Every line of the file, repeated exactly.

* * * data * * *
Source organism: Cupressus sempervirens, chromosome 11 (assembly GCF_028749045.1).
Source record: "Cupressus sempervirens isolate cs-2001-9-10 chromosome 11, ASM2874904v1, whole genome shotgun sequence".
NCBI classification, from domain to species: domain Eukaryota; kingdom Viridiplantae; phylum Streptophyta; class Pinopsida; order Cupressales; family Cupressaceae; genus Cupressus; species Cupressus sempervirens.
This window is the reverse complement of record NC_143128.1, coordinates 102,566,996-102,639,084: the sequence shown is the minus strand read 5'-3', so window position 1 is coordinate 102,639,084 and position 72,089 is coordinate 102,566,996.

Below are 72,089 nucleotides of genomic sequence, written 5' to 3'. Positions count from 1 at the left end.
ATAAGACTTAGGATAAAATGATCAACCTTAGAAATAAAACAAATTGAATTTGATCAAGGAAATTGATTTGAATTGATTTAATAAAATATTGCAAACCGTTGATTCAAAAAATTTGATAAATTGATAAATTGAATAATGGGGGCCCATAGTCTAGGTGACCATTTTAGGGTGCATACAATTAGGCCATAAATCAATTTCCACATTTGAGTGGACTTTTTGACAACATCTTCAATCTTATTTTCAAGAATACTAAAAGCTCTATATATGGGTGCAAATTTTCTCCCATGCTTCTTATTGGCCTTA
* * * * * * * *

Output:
Source organism: Cupressus sempervirens, chromosome 11 (assembly GCF_028749045.1).
Source record: "Cupressus sempervirens isolate cs-2001-9-10 chromosome 11, ASM2874904v1, whole genome shotgun sequence".
NCBI classification, from domain to species: domain Eukaryota; kingdom Viridiplantae; phylum Streptophyta; class Pinopsida; order Cupressales; family Cupressaceae; genus Cupressus; species Cupressus sempervirens.
This window is the reverse complement of record NC_143128.1, coordinates 102,566,996-102,639,084: the sequence shown is the minus strand read 5'-3', so window position 1 is coordinate 102,639,084 and position 72,089 is coordinate 102,566,996.

Below are 72,089 nucleotides of genomic sequence, written 5' to 3'. Positions count from 1 at the left end.
ATAAGACTTAGGATAAAATGATCAACCTTAGAAATAAAACAAATTGAATTTGATCAAGGAAATTGATTTGAATTGATTTAATAAAATATTGCAAACCGTTGATTCAAAAAATTTGATAAATTGATAAATTGAATAATGGGGGCCCATAGTCTAGGTGACCATTTTAGGGTGCATACAATTAGGCCATAAATCAATTTCCACATTTGAGTGGACTTTTTGACAACATCTTCAATCTTATTTTCAAGAATACTAAAAGCTCTATATATGGGTGCAAATTTTCTCCCATGCTTCTTATTGGCCTTA